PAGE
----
Step 4: Add in major holidays and events that will make your marketing or promotion relevant to what’s going on in your client’s lives when they read your emails. Remember, the best marketing taps into the thoughts and conversations that your prospects are already having.

If you’re a good storyteller you can spin a vivid tale around almost any event. For example, Murray just used the end of the Mayan calendar to talk about getting a “second chance” with blogging and building an audience-focused business. Sounds far-fetched, but it worked and he got a great response!

Here are a list of holidays to get your marketing calendar started:


  • New Years Day (popular topics: weight loss, resolutions, business/financial success, having a great life)?World Religion Day (popular topics: spirituality)
  • Martin Luther King Day


  • Groundhog Day
  • Super Bowl (popular topics: football, commercials, advertising)
  • Valentine’s Day (popular topics: love and relationships)
  • President’s Day
  • Mardi Gras
  • Black History Month


  • First Day of Spring (popular topics: cleaning and organizing, fresh starts, new life)
  • St. Patrick’s Day (popular topics: green, parades, good cheer)
  • Women’s History Month
  • National Nutrition Month


  • April Fool’s Day
  • Tax Day (popular topics: finance, government)
  • Easter
  • Earth Day (popular topics: environment, living green, recycling)
  • Jazz Appreciation Month
  • National Poetry Month


  • Cinco de Mayo
  • Mother’s Day (popular topics: family, moms, being a mom)
  • Memorial Day (popular topics: patriotic, veteran, military)
  • Lupus Awareness Month
  • ALS Awareness Month


  • Father’s Day (popular topic: family, dads, being a dad)
  • First Day of Summer
  • LGBT Pride Month


  • Fourth of July (popular topics: freedom, barbeques)
  • Dance Appreciation Month
  • Eye Injury Prevention Month


  • Back to School (popular topics: education, summer vacation, feeling good)
  • National Immunization Awareness Month
  • Medic Alert Month


  • Labor Day (popular topics: workers, American principles)
  • First Day of Fall
  • Patriot Day
  • National Yoga Month


  • Columbus Day
  • Halloween (popular topics: costumes, makeup, candy, treats)
  • Breast Cancer Awareness Month
  • National Book Month


  • All Saints’ Day (popular topics: costumes, makeup)
  • Veterans’ Day (popular topics: soldier, military service, war)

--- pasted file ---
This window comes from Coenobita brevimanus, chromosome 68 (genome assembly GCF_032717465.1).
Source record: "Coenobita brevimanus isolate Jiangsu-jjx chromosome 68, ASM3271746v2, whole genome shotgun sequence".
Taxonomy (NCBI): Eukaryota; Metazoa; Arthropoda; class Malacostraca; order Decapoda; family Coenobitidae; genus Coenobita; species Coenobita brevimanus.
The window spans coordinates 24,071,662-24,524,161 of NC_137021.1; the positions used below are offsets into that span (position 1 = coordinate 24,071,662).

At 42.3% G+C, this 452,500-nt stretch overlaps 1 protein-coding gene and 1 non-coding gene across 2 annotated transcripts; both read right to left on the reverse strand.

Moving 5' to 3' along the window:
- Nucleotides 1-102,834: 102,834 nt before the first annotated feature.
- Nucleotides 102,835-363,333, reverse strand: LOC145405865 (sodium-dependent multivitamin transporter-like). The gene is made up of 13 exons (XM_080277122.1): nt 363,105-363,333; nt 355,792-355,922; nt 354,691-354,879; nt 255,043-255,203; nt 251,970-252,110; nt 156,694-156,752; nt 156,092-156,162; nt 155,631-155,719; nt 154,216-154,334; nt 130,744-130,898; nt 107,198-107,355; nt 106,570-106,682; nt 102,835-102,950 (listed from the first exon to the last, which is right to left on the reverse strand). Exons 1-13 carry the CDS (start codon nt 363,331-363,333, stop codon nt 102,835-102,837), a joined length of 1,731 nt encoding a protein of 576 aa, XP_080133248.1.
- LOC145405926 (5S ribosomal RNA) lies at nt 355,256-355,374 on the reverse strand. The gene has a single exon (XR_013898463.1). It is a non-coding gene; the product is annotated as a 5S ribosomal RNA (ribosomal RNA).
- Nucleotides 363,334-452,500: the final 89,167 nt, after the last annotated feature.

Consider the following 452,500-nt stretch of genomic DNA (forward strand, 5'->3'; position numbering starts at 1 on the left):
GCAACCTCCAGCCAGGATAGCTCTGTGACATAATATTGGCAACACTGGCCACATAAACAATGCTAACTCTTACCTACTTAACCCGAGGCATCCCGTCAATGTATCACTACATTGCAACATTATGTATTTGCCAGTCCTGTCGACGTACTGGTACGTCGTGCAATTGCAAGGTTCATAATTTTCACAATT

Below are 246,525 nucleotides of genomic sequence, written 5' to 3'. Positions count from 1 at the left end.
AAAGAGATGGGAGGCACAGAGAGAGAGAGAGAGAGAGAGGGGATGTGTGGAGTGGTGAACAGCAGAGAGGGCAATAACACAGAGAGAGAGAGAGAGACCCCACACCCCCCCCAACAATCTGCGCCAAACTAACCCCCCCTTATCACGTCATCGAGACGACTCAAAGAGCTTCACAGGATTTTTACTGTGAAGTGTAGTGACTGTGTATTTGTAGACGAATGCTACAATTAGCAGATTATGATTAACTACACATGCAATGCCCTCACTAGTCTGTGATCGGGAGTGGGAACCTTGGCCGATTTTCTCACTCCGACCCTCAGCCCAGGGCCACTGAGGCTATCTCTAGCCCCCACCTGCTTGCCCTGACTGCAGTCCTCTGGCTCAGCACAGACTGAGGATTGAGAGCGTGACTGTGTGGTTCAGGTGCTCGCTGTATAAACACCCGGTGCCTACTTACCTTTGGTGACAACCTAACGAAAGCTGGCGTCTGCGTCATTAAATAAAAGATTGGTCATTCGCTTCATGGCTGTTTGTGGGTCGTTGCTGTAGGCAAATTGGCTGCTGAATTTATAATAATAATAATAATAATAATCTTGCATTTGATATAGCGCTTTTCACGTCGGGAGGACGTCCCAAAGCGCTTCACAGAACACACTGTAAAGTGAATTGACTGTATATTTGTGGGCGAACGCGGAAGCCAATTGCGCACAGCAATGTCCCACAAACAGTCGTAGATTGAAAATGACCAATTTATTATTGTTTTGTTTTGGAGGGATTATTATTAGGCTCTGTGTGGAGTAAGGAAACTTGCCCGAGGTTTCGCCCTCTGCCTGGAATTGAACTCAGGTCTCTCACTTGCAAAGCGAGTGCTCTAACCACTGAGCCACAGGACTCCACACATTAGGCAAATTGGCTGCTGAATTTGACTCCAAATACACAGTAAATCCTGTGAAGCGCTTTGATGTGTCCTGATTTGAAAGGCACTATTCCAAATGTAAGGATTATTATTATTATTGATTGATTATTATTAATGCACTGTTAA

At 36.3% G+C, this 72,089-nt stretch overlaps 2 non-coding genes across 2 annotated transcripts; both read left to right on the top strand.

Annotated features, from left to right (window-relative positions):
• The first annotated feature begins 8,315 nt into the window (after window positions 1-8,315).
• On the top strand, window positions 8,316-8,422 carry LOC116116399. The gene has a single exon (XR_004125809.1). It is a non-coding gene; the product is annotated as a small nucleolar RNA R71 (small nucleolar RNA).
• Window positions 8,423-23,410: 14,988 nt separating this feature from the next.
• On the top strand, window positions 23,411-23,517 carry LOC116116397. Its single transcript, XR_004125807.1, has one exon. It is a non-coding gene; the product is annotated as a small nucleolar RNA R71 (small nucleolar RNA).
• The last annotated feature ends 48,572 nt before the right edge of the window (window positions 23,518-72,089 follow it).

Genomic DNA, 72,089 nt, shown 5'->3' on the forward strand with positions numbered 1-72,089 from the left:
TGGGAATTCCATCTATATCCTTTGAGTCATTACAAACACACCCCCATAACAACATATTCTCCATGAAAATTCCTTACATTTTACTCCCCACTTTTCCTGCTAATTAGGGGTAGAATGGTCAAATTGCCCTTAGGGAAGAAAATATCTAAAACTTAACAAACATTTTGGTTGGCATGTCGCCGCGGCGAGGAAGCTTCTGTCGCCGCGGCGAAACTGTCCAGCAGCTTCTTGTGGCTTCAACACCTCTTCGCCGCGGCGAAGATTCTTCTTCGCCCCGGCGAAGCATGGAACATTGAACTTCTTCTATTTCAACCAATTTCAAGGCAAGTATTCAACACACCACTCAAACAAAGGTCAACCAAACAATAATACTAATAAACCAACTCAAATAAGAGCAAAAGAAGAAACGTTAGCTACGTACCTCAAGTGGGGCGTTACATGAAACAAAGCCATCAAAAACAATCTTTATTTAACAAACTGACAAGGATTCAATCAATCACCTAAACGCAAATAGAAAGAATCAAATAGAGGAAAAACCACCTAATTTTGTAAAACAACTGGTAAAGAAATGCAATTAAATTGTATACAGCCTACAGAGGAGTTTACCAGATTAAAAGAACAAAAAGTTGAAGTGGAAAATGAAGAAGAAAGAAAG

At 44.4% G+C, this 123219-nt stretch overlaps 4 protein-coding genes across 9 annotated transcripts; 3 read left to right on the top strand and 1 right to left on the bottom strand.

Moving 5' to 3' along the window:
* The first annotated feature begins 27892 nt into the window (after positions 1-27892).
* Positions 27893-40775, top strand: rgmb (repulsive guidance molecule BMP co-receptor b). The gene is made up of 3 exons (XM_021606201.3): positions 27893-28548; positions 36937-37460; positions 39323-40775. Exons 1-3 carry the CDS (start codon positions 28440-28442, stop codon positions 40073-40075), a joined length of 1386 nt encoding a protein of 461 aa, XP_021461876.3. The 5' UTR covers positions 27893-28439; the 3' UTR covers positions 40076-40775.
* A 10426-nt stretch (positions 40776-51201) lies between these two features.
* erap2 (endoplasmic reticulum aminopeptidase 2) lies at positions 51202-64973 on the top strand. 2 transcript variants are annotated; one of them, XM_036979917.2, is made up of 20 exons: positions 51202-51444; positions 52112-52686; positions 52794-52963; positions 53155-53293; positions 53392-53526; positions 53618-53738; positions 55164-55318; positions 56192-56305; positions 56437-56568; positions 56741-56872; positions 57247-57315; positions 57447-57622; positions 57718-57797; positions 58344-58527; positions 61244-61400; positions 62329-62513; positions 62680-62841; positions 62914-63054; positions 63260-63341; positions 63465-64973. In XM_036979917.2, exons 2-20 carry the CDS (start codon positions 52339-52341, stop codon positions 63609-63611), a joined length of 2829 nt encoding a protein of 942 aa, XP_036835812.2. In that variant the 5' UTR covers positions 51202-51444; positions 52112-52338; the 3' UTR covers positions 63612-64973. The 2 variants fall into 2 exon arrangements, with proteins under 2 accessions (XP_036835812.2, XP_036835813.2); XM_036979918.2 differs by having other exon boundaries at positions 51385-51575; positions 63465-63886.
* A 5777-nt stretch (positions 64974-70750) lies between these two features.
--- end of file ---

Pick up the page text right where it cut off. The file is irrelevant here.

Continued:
• Election Day
  • Thanksgiving (popular topics: gratitude, recipes, family)
  • Black Friday (popular topics: shopping, sales, deals)


  • Christmas (popular topics: shopping, family, celebration, traditions)
  • Hanukkah (popular topics: shopping, family, celebration, traditions)
  • Kwanzaa
  • New Year’s Eve
  • National Drunk and Drugged Driving Prevention Month
  • Seasonal Depression Awareness Month

Step 5: Find opportunities to promote other people’s products.

It goes without saying: If you want to grow your business and reach a bigger audience, you need partners. That means that you also have to be willing to promote other people in turn. The trick is balancing your own promotions with partner promotions and giving value to your list, so you don’t burn out your audience.

I try to limit partner promotions to one a month and I turn down any partnership opportunities that will interfere with my internal promotions.

Having a marketing and promotional calendar allows you to evaluate each opportunity that comes your way and say yes or no based on whether it fits into your overall priorities and plan for the year.

This will take you out of reacting to opportunities and put you in the driver’s seat.

My coach Brendon Burchard says that he can tell how successful someone will be by looking at their calendar.

You have the opportunity to breakout this year and build a thriving business around your passions and expertise. The world needs what you have to offer.

Leave a comment below letting us know how this is going to be your breakout year!

Now go out there and Live Your Message!

Love it? Hate it? Let me know...

  1. images

    It’s nearly impossible to find well-informed people on this topic, however, you seem like
    you know what you’re talking about! Thanks

    Reply ·
  2. Susan L. Miller

    Marissa, you are the BEST! Thank you for your generous sharing of this very helpful information.
    All the best to you in 2013 and beyond~ Susan

    Reply ·
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About the Author Marisa Murgatroyd

Marisa is the founder of Live Your Message, where she turns entrepreneurs into Online Superheroes, and the creator of Start With You where she helps people just like you to discover the business they're meant to build, not just the business they can build. At 4’11 and a quarter, she’s called the shortest woman in marketing — and that doesn’t stop her from having huge ideas. She’s the “go to” brand builder for industry luminaries and heavyweights such as Justin Livingston, Callan Rush, Danny Iny, Alexis Neely and Susan Peirce Thompson. Marisa helps entrepreneurs create a business that is authentic and aligned with who they are, to empower them to turn up the dial on their “inner superhero”, so they can be the superhero to their tribe, as well as in their own lives.